Dental College of Georgia will offer free screenings to the community

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Students, under the watchful eye of the Dental College of Georgia faculty, will begin hosting an outreach program to the community by offering free dental screenings at the Barnyard Flea Market.

Students with the Dental College of Georgia will soon revive a popular outreach program for the community by offering free dental screenings at a weekend shopping destination.

Starting Aug. 28, dental students and DCG faculty will volunteer on some weekend days at the DCG booth at Barnyard Flea Market to offer visual oral inspections to check for signs of dental disease or gum disease and determine if a visitor requires a referral to a dental practice for cleaning, further assessment or treatment.

Dr. Kim Capehart, interim chair of the Department of General Dentistry, is organizing the fall screenings, managing the student scheduling and recruiting faculty volunteers. Clinics offering free screenings like this one are part of yearly opportunities for dental students to receive practical educational feedback, impact public health and raise awareness about DCG programs and patient services.

“It will be more rewarding than the students may realize once they meet and screen those in our community,” Capehart said. “I know I always feel humbled by the opportunity to share my knowledge, skills and compassion.”

Capehart also said it feels good to be able to offer face-to-face care after the required health precautions of the past year.

Student volunteers will be overseen by faculty while working to identify signs of oral disease, including tooth decay, gum disease, abscess or injury. Oral health screenings take only a few minutes and do not involve making diagnoses that lead to treatment plans. Volunteers will provide guidance for patients who present with issues that need addressed and will also help identify new patients for DCG student clinics.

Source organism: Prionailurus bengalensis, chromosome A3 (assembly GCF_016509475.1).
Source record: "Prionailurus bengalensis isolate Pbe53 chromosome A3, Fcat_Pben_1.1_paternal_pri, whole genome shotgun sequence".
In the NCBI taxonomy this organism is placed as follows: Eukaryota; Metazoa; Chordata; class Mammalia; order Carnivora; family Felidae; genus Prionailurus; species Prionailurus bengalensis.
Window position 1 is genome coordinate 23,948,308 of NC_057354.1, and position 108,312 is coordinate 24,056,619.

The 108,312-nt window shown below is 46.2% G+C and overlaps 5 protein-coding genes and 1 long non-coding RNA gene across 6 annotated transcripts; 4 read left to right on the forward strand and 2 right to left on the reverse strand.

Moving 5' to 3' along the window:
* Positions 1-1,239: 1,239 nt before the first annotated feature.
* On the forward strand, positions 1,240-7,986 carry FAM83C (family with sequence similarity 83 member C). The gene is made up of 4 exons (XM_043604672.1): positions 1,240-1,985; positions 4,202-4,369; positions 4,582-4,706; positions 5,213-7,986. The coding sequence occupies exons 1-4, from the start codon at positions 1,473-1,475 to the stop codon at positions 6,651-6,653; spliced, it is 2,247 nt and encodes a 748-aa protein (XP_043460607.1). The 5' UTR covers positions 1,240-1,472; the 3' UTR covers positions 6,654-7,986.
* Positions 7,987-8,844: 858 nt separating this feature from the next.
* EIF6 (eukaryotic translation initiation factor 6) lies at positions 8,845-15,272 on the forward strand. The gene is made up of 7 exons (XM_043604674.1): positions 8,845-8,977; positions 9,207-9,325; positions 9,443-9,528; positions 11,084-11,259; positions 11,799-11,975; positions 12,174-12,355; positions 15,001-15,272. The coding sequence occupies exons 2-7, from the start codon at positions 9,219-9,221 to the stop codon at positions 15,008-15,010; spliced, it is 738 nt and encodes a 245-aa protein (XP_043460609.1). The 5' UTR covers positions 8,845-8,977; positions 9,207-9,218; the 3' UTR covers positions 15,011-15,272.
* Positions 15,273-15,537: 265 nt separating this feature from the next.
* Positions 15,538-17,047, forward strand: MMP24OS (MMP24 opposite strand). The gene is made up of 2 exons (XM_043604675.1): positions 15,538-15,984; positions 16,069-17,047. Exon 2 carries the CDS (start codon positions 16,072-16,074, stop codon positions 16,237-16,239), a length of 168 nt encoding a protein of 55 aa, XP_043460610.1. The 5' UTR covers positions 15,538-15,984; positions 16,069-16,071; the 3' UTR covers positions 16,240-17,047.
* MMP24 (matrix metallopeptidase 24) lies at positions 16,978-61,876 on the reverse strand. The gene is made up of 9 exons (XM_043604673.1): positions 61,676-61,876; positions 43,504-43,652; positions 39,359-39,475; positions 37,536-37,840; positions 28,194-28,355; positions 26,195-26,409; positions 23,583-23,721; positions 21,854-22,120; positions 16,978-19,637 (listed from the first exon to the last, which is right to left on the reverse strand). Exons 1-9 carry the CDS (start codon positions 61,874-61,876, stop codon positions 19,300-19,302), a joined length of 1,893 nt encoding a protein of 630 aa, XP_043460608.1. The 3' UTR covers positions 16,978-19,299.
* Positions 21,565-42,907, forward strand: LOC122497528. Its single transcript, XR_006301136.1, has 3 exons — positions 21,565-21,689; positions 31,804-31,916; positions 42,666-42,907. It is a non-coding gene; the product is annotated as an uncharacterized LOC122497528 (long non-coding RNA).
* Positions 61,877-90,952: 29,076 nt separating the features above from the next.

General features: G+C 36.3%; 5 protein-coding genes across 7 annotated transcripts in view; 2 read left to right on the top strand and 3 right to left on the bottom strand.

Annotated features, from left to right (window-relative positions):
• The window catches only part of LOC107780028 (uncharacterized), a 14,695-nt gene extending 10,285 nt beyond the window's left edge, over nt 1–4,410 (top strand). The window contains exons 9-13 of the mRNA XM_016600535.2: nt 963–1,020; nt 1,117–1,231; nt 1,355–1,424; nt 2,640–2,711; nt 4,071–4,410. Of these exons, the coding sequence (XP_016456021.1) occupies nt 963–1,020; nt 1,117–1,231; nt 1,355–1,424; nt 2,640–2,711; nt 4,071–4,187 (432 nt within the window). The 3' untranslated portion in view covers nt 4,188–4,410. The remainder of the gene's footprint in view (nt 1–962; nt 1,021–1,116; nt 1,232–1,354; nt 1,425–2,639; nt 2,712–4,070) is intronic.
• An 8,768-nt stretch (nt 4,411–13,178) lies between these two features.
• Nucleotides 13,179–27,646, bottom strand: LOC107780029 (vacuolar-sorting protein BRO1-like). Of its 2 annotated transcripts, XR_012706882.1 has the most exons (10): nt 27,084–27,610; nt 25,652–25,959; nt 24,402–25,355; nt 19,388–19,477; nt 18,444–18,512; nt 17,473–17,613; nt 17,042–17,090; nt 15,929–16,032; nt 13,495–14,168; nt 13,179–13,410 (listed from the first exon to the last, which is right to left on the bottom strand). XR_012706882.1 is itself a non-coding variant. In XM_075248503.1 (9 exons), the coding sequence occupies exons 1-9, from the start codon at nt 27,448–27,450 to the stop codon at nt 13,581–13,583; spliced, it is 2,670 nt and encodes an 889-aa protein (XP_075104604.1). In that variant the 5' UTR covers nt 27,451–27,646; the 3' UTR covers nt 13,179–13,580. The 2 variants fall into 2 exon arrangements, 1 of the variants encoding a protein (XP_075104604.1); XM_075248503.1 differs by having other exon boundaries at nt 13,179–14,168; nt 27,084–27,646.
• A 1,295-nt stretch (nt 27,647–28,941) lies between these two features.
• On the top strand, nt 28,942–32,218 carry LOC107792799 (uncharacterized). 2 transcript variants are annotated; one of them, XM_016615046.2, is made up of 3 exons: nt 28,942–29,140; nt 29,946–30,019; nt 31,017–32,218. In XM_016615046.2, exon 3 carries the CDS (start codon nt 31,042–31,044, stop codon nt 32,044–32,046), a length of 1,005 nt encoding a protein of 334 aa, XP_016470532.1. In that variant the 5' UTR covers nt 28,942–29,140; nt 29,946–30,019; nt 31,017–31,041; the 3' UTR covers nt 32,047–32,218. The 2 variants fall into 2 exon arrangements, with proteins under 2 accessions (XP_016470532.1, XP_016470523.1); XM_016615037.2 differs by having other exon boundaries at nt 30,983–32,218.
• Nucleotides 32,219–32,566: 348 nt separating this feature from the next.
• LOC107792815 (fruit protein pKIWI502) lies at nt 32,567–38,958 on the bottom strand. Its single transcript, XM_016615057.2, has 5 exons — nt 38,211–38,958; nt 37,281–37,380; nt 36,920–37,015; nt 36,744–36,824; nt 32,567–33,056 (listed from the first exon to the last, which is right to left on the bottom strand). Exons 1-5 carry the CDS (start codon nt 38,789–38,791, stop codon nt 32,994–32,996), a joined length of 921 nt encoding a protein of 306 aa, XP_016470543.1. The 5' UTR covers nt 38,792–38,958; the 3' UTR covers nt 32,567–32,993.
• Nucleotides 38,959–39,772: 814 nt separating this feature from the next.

“I feel the primary purpose of the screening is altruistic to give back to the community. But it will be beneficial to set up the free screening year-round that can help to not only recruit, but also raise awareness to the CSRA that there is a dental school just down the road,” Capehart said.

Capehart said he’s grateful the students are getting these opportunities to interact with the community while gaining public health experiences.

“I think relationship building — regardless of in dental school, the classroom, the clinic or in our community — is one of the most important things we can teach our students,” he said. “I feel it also teaches the students how fortunate they are that they possess a unique set of skills that can benefit their community greatly. In return, the patients entrust DCG and the students for their expertise, so a mutually beneficial relationship.”

Capehart said he has received nothing but positive feedback from the patients and volunteers.

“The impact that this makes is both tangible and intangible. Patients screened are not only instructed of potential issues they did not know about, but when the patients see how much our students care, that is what really impresses me and the patients,” he said.

Screenings are open to everyone. Walk-ins are welcome. Visit Booth G10 at Barnyard Flea Market at 1625 Doug Barnard Pkwy from 9 a.m. to 1 p.m. Aug. 28, Sept. 12, Sept. 25, Oct. 16, Nov. 6 and Nov. 21.

Find more information on dentistry education programs or becoming a patient in DCG’s student or resident clinics. Learn how to become a patient at Augusta University Dental Associates.

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Written by
Miguelangelo Hernandez

Miguelangelo Hernandez is a senior communications and media coordinator at Augusta University. He covers College of Allied Health Sciences, College of Nursing, The Dental College of Georgia, College of Science and Mathematics and Augusta University Athletics. You can reach him at or (706) 993-6411.

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Written by Miguelangelo Hernandez

Jagwire is your source for news and stories from Augusta University. Daily updates highlight the many ways students, faculty, staff, researchers and clinicians "bring their A games" in classrooms and clinics on four campuses in Augusta and locations across the state of Georgia.

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